Faculty: Robert Sablatnig

The term image registration describes the procedure of aligning multiple images acquired by different modalities/sensors, at different time points or from different viewpoints (1). In this dissertation, the images are stemming from different sensors. If two images are considered, one image is considered as the source image, while the other one is referred to as the target image. The overall aim of image registration approaches is to determine a transformation between the source and target images. There have been multiple approaches during the last decades in order to find such a transformation (1,2). According to (1) the process of image registration involves the following steps: Feature detection and matching, transform model estimation and image transformation. The first stage – feature detection and matching – can be categorized into area-based (or intensity based) methods and feature-based methods. Intensity based approaches are considering a dense correspondence between the target and source images, whereby the entire image domain is considered. According to (1) and (2), these techniques are usually employed for medical images, since these images contain less salient image content than for instance remote sensing images. Similarity measurements used by area-based techniques include the normalized cross correlation, or the sum of squared differences. Feature-based approaches are in contrast considering the correspondences between a subset of control points in the source and target images. It is stated in (1) that feature-based approaches are preferable if an image contains a sufficient amount of salient image points, since area-based techniques tend to produce wrong registration results if the target and source images contain smooth regions. Feature-based registration methods on the contrary, are solely considering salient control points and find corresponding control points by applying feature matching techniques. Salient image content can be found by applying feature detection approaches like Harris corner detector or Difference of Gaussians. The features found have to be represented in a way that they are invariant to the assumed degradations (1)- for instance illumination changes between the source and target image, or different camera lens distortions. For example, the famous SIFT (3) feature descriptor can be used for a scale invariant description of the image content. The features found in the referenced and sensed image can be matched with appropriate methods. There are hybrid methods existing, which combine area-based and intensity-based approaches: For instance in (4) such a hybrid algorithm is used in order to enable a robust registration of computer tomography images. After the matching between corresponding image regions, the mapping function is determined. The type of the mapping (or transformation) model should be chosen according to the assumed geometrical distortion. The deformation models used for image registration are either inspired by physical models – for example diffusion based models – or based on interpolation theory. One of the most important group of approaches – falling in the category latter mentioned – are Radial Basis Functions (RBF) (2). One example for RBF approaches is the Thin-Plate Splines (TPS) technique, which is capable of handling local deformations. TPS based registration provides accurate registration result, but can require high computational load (1). Global transformations on the other hand are easier computable, but are only capable of handling global deformations – like translation or rotation.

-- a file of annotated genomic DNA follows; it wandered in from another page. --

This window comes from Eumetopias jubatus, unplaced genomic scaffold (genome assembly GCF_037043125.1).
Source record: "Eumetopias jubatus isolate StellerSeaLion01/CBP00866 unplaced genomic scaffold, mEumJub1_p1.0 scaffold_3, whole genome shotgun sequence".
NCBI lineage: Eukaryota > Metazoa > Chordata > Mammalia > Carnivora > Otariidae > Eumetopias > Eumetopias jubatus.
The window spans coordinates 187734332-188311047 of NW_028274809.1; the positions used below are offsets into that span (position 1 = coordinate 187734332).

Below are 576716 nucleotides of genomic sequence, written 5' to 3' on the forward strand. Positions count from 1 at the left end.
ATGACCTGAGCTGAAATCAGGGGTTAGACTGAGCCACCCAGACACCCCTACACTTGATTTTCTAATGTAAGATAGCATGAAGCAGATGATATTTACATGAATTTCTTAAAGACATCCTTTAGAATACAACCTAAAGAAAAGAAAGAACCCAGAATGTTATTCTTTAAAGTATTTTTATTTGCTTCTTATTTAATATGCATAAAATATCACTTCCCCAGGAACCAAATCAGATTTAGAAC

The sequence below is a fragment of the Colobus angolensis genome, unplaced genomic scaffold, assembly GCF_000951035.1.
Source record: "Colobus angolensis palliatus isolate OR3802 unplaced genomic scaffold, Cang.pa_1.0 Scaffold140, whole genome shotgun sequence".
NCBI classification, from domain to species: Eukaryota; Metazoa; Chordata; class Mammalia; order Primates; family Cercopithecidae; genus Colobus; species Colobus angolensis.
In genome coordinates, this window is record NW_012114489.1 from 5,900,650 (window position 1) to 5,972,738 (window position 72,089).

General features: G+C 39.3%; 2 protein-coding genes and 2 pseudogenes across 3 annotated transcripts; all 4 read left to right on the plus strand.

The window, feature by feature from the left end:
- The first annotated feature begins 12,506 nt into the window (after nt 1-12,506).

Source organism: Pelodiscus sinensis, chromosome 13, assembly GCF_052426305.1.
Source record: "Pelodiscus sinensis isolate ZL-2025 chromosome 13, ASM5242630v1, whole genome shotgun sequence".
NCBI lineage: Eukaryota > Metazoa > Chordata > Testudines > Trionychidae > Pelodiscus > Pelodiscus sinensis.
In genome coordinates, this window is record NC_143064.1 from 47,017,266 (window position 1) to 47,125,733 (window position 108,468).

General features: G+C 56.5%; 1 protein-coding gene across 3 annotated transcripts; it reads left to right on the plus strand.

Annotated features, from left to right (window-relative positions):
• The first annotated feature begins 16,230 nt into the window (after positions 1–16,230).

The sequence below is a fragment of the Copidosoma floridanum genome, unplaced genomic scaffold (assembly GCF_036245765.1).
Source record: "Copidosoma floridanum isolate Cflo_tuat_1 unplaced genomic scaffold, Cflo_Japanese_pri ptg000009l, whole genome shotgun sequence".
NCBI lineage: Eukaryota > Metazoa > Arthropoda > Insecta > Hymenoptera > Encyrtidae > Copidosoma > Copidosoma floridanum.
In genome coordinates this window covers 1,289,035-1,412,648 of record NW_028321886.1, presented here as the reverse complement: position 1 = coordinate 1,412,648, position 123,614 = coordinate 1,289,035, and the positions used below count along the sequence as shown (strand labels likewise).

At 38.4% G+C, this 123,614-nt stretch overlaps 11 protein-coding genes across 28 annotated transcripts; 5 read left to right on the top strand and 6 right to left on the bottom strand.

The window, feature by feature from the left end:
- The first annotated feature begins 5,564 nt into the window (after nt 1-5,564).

Selected publications:

1. Zitova, B., Flusser, J. 2003. Image registration methods: a survey. Image Vision Comput 21: 977-1000.
2. A. Sotiras and N. Paragios. 2012. Deformable image registration: A survey. INRIA, Tech. Rep. 7971, http://hal.inria.fr/hal-00684715/PDF/RR-7919.pdf
3. D.G. Lowe. 2004. Distinctive image features from scale-invariant keypoints. Int. J Comp Vision, 60(2):91-110.
4. Camara, O., Delso, G., Colliot, O., Moreno-Ingelmo, A., Bloch, I. 2007. Explicit incorporation of prior anatomical information into a nonrigid registration of thoracic and abdominal CT and 18-FDG whole-body emission PET images. IEEE T Med Imaging 26: 164-78.


  • The proposed thesis will benefit from the documented collaborations of this faculty member (Marc Pollefeys,ETH Zürich, Henri Maitre, Ecole Nationale Superieure des Telecommunications (France), Horace H.S.Ip, City University of Hong Kong (China), Horst Bischof – TU Graz, Vaclav Hlavc, Prague Technical University).
  • Developed algorithms and data handling processes will be applied to data resulting from elemental, molecular and spectroscopic imaging, especially from G. Schütz, H.U. Dodt, H. Hutter and M. Marchetti-Deschmann (all TU Vienna).